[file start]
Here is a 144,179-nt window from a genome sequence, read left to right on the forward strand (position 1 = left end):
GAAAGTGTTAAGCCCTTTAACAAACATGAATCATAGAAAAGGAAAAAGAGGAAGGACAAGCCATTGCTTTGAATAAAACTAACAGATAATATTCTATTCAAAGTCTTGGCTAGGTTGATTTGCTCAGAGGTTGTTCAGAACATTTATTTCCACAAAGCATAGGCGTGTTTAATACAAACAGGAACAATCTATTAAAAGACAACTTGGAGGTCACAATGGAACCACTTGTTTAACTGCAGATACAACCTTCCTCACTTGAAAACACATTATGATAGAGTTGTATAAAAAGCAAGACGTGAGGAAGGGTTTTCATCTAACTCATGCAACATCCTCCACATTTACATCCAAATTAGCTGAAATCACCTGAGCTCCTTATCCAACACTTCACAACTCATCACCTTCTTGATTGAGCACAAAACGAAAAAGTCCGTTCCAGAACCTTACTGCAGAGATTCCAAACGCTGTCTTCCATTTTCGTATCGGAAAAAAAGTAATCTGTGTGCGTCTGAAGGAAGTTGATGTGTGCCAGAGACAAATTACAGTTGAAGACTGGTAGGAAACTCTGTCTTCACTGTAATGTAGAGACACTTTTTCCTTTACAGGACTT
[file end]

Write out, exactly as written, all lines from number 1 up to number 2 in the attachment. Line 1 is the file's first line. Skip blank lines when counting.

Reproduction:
Here is a 144,179-nt window from a genome sequence, read left to right on the forward strand (position 1 = left end):
GAAAGTGTTAAGCCCTTTAACAAACATGAATCATAGAAAAGGAAAAAGAGGAAGGACAAGCCATTGCTTTGAATAAAACTAACAGATAATATTCTATTCAAAGTCTTGGCTAGGTTGATTTGCTCAGAGGTTGTTCAGAACATTTATTTCCACAAAGCATAGGCGTGTTTAATACAAACAGGAACAATCTATTAAAAGACAACTTGGAGGTCACAATGGAACCACTTGTTTAACTGCAGATACAACCTTCCTCACTTGAAAACACATTATGATAGAGTTGTATAAAAAGCAAGACGTGAGGAAGGGTTTTCATCTAACTCATGCAACATCCTCCACATTTACATCCAAATTAGCTGAAATCACCTGAGCTCCTTATCCAACACTTCACAACTCATCACCTTCTTGATTGAGCACAAAACGAAAAAGTCCGTTCCAGAACCTTACTGCAGAGATTCCAAACGCTGTCTTCCATTTTCGTATCGGAAAAAAAGTAATCTGTGTGCGTCTGAAGGAAGTTGATGTGTGCCAGAGACAAATTACAGTTGAAGACTGGTAGGAAACTCTGTCTTCACTGTAATGTAGAGACACTTTTTCCTTTACAGGACTT